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Desert Beetles, Cacti and Pitcher Plants Inspire New Water Harvesting Techniques

Feb 26, 2016 07:40 AM EST

By mimicking the shell geometry of Namib desertr beetles, researchers from Harvard University have developed improved methods of water harvesting. In fact, researchers were able to make water drops grow six times faster than normal by copying the insects' bumpy shells.

Certain organisms, including cacti and desert beetles, can survive in arid environments because they've evolved mechanisms to collect water from thin air. For example, the Namib Desert beetle collects water droplets on the bumps of its shell from periodic, foggy winds in the desert, while V-shaped cactus spines guide droplets to the plant's body. A combination of these two techniques allowed researchers to create drops that not only grew fast, but that also grew larger as temperatures increased, according to a news release

The hope, researchers say, is to use their findings to improve the collection and transport of water droplets and electricity generation.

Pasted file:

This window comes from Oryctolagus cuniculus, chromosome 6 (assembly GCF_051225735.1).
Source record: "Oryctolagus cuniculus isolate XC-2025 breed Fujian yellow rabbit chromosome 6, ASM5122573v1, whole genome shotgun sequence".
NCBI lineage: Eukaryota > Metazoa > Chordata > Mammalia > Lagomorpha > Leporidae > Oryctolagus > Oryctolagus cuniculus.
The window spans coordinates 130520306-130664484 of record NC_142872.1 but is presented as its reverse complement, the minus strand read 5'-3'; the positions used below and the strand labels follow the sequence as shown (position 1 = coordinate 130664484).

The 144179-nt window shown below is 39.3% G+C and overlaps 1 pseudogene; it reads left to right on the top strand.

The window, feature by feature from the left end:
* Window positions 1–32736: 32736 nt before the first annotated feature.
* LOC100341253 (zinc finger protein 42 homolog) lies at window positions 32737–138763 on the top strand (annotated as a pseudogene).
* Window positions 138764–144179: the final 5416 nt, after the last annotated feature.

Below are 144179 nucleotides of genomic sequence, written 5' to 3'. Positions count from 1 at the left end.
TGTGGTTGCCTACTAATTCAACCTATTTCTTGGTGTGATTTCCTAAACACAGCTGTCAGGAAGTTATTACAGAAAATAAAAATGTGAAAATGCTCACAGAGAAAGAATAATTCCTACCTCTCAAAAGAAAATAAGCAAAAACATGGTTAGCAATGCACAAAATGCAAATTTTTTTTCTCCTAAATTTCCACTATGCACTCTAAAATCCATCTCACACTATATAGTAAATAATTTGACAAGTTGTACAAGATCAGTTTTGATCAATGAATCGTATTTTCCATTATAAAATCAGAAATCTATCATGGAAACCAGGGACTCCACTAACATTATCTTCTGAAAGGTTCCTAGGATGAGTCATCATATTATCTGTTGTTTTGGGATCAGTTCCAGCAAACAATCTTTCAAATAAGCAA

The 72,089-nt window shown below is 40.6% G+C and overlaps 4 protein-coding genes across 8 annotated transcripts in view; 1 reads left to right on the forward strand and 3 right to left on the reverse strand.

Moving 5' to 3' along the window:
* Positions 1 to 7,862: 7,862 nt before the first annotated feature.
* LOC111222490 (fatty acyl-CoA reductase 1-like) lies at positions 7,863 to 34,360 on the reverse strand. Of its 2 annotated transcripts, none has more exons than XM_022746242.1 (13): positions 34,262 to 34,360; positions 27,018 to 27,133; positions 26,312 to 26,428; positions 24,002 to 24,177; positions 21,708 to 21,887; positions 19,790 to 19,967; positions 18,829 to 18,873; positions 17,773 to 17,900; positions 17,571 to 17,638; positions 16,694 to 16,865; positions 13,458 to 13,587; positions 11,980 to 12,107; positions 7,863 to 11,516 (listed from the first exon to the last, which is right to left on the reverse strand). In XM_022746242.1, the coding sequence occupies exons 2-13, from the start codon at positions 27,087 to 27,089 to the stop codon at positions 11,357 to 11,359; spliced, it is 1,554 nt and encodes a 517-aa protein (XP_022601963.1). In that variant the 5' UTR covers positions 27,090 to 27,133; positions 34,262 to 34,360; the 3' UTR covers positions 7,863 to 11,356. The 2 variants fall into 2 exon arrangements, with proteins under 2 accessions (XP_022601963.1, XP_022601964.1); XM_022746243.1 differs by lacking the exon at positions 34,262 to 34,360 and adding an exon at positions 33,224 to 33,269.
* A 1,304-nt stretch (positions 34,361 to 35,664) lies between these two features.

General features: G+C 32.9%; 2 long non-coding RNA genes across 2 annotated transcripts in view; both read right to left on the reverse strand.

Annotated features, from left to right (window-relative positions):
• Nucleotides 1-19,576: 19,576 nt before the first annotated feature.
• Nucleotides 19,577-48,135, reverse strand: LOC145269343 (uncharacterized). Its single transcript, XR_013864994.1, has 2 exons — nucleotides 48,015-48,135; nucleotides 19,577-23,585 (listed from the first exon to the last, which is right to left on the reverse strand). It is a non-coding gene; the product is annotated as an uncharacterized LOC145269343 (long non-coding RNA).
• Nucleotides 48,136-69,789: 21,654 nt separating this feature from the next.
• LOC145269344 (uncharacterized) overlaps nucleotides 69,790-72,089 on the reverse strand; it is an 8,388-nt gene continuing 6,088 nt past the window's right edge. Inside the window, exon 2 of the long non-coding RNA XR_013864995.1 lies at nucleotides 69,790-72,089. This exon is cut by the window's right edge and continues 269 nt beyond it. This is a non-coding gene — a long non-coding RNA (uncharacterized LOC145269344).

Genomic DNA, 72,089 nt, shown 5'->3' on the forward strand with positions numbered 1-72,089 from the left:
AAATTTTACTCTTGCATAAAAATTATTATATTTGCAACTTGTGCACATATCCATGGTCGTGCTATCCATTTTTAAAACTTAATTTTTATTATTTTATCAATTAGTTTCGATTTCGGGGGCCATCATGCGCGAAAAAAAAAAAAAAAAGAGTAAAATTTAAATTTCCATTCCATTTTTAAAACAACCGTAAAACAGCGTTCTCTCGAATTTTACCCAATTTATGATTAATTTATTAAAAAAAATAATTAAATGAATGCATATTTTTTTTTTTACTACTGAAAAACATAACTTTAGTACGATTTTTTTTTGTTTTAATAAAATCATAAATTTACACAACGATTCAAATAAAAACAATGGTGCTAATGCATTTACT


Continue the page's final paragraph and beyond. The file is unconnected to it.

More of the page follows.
"Everybody is excited about bio-inspired materials research," Joanna Aizenberg, one of the study researchers, said in the release. "However, so far, we tend to mimic one inspirational natural system at a time. Our research shows that a complex bio-inspired approach, in which we marry multiple biological species to come up with non-trivial designs for highly efficient materials with unprecedented properties, is a new, promising direction in biomimetics."

A little drop of water may seem insignificant but thermal power plants, for example, rely on condensers to quickly convert steam to liquid water. The physical processes involved in both the formation and movement of the liquid are also essential in desalination and air conditioning systems. The recent study discovered the physical arrangement and location of the beetles' bumps is key to successfully harvesting water. 

"We experimentally found that the geometry of bumps alone could facilitate condensation," Kyoo-Chul Park, first author of the study, added. "By optimizing that bump shape through detailed theoretical modeling and combining it with the asymmetry of cactus spines and the nearly friction-free coatings of pitcher plants, we were able to design a material that can collect and transport a greater volume of water in a short time."

While researchers expected larger droplets to form on colder surfaces, their study revealed the opposite effect with bigger drops forming at higher temperatures. They say this could greatly benefit hot, dry environments where water droplets often evaporate before they can be harvested. 

Their findings, recently published in the journal Nature, have important implications as water scarcity becomes a growing problem worldwide. 

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